In short, although effects of parent-implemented interventions have been documented both on children linguistic outcomes and, to a lesser extent, on parental input and strategies, studies expressly addressing the effects of such interventions on children’s gains in language skills through modifications in caregivers’ use of input and conversational strategies have not been performed yet. This is our study’s main intent.
Aims of the Study
The present study aimed at investigating the effect of a parent-implemented language intervention in enhancing structural and functional features of parental communicative input to their own late talking children in the third year of life and eventually triggering positive cascading effects on children’s lexical and grammatical skills.
Firstly, we investigated whether the intervention based on dialogic book reading impacted: (a) structural features of parent speech, such as lexical diversity, rate, and grammatical complexity; (b) functional features of parental input, such as the ability to respond contingently to their own child’s verbal initiatives—by reformulating child’s speech productions—and to engage the child in a conversation during the book sharing activity. As the intervention was mainly focused on promoting functional features of parental conversation, we expected to find a more significant impact of the intervention on these features rather than on structural ones (i.e., lexical diversity, rate, and grammatical complexity).
Secondly, we investigated the effects of the intervention on children’s advances in language development. A significant increase of expressive lexicon in children’s spontaneous speech, as regards lexical and grammatical measures, was expected as suggested by previous works that documented the efficacy of the same intervention on measures of children’s lexical and grammatical skills collected through parental reports (Bello et al., 2019; Zuccarini et al., 2020). We hypothesized that this effect was triggered by parental input improvement determined by the intervention. As the intervention mainly addressed functional features of parental input, we expected that significant changes in these features would, in turn, positively impact on child’s language development. As the intervention was provided to a group of children differing for birth condition (i.e., low-risk preterm and full-term) this variable was controlled in our analyses.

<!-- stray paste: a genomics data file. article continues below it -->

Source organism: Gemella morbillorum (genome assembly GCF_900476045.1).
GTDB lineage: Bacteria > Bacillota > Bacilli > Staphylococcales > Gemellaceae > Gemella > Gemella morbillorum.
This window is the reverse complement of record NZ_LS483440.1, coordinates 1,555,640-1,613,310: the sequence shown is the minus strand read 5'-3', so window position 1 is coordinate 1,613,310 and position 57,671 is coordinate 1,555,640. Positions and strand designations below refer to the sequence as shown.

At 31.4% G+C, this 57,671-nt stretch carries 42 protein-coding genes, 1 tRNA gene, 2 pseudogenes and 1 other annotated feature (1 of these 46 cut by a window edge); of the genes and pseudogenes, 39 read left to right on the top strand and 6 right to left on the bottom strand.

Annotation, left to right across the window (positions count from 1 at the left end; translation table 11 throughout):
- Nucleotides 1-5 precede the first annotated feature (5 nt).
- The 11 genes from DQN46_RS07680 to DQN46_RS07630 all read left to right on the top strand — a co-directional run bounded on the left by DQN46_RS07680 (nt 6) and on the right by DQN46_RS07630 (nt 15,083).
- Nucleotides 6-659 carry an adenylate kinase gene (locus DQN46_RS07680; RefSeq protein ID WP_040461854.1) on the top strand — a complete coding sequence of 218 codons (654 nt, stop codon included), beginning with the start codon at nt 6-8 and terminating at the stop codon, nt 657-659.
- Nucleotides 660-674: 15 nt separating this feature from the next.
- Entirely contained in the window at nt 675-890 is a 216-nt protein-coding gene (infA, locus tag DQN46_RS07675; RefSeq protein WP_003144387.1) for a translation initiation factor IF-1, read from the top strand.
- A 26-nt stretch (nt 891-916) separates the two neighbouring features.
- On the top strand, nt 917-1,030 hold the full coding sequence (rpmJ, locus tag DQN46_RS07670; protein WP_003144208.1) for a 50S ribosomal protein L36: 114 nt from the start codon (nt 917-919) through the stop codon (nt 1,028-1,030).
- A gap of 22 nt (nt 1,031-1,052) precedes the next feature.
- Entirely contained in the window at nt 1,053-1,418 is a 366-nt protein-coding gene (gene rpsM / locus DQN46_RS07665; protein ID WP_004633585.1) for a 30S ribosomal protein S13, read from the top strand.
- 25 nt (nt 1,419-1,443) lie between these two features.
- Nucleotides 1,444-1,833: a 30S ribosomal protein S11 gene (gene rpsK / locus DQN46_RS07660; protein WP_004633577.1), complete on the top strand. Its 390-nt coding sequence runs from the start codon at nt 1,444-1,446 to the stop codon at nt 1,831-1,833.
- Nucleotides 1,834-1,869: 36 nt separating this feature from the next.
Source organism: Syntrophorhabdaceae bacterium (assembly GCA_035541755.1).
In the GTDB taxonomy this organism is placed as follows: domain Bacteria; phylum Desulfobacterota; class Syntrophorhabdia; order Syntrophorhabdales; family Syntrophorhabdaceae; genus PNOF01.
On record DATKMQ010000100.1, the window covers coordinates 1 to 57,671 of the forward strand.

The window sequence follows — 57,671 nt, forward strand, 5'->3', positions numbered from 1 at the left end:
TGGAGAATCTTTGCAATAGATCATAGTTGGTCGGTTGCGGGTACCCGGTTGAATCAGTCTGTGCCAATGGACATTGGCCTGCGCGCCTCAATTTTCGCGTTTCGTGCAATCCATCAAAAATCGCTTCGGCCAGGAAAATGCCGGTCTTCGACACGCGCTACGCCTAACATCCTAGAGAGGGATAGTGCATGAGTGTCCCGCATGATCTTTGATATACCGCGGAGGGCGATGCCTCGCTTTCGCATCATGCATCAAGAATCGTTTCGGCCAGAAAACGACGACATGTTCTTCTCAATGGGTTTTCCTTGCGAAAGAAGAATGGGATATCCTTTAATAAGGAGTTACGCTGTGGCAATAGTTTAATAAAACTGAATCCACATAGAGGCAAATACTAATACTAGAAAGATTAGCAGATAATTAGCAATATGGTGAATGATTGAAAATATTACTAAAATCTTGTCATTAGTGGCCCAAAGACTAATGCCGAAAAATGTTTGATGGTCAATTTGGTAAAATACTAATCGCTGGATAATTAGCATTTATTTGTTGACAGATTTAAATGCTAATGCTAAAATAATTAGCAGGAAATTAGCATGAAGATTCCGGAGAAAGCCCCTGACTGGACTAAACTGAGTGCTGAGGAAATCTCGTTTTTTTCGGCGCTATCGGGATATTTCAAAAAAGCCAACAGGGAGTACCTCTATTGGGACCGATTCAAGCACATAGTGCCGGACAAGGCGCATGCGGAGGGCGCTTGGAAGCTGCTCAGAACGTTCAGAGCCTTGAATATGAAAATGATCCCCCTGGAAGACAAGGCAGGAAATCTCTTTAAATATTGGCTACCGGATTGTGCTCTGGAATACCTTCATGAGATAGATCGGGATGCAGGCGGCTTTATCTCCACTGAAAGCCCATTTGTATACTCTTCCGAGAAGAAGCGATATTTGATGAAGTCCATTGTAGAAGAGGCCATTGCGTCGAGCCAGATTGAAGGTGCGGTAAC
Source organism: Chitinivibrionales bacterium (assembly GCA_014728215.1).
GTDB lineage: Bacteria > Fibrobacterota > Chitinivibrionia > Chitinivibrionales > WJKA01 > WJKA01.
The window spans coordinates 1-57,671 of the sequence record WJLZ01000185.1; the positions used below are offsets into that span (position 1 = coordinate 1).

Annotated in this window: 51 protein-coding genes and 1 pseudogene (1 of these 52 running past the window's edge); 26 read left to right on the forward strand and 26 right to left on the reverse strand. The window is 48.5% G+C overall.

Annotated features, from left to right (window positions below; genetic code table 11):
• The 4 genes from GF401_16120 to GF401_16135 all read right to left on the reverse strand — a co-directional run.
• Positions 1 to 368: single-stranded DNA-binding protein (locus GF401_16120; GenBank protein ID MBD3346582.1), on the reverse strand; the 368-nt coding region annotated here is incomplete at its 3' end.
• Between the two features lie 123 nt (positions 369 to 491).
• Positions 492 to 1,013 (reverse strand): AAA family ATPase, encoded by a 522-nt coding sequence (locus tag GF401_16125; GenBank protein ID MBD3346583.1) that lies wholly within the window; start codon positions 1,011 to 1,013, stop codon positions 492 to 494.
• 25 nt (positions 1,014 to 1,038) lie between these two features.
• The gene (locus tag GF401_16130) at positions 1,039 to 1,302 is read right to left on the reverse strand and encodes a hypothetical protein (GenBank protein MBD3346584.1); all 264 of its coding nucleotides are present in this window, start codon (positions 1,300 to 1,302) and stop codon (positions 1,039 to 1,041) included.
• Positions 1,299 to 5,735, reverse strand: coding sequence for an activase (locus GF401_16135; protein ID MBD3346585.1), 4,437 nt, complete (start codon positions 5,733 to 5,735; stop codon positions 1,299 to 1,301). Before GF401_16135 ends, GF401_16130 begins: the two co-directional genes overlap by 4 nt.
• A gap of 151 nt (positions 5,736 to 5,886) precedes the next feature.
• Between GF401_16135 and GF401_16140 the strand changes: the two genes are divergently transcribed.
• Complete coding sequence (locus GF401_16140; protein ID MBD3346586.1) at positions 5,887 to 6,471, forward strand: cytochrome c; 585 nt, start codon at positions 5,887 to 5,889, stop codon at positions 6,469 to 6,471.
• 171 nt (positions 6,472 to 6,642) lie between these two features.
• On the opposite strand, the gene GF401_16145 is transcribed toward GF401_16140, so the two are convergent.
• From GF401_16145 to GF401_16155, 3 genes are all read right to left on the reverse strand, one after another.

Materials and Methods
Sixty-two parents with their late-talking children were invited to participate in the study. Fifty-nine out of them accepted to be enrolled in the study. Criteria of inclusion in the study consisted in children being monolingual or mainly exposed to the Italian language from birth onward, being either full-term (i.e., with a gestational age ≥ 37 weeks) or low-risk preterm (i.e., with a gestational age < 37 weeks) and not having any severe neurological impairment and/or congenital malformations, visual, hearing, or motor impairments, or severe neonatal complications, or severe cognitive deficits (Bayley-III cognitive score < 70).
With a convenience sample methodology parents were asked whether they would participate in the intervention condition. Thirty-one parents accepted to participate and 28 declined the invitation and were assigned to the control condition. Parental speech to the child and child spontaneous vocal productions were assessed during two assessments conducted at the Developmental Psychology Lab at the University of Bologna when children were around 31-month-old (M = 31.13, SD = 1.20)—pre-intervention assessment—and 37-month-old (M = 37.06, SD = 1.47)—post-intervention assessment. The parent-implemented language intervention lasted approximately 2 months, between the pre- and post-assessment. Eleven participants, 6 in the intervention and 5 in the control group, did not attend or complete the post-intervention assessment and were thus excluded from the data analysis. Other 2 dyads, one from the intervention and one from the control group, were also excluded as the parent who attended the pre and the post-intervention was different. Thus, the final sample consisted of 46 parents and their children with 24 parents participating in the intervention and 22 included in the control group. A flow diagram provides an overview of parents participating in the study (see Supplementary Figure 1).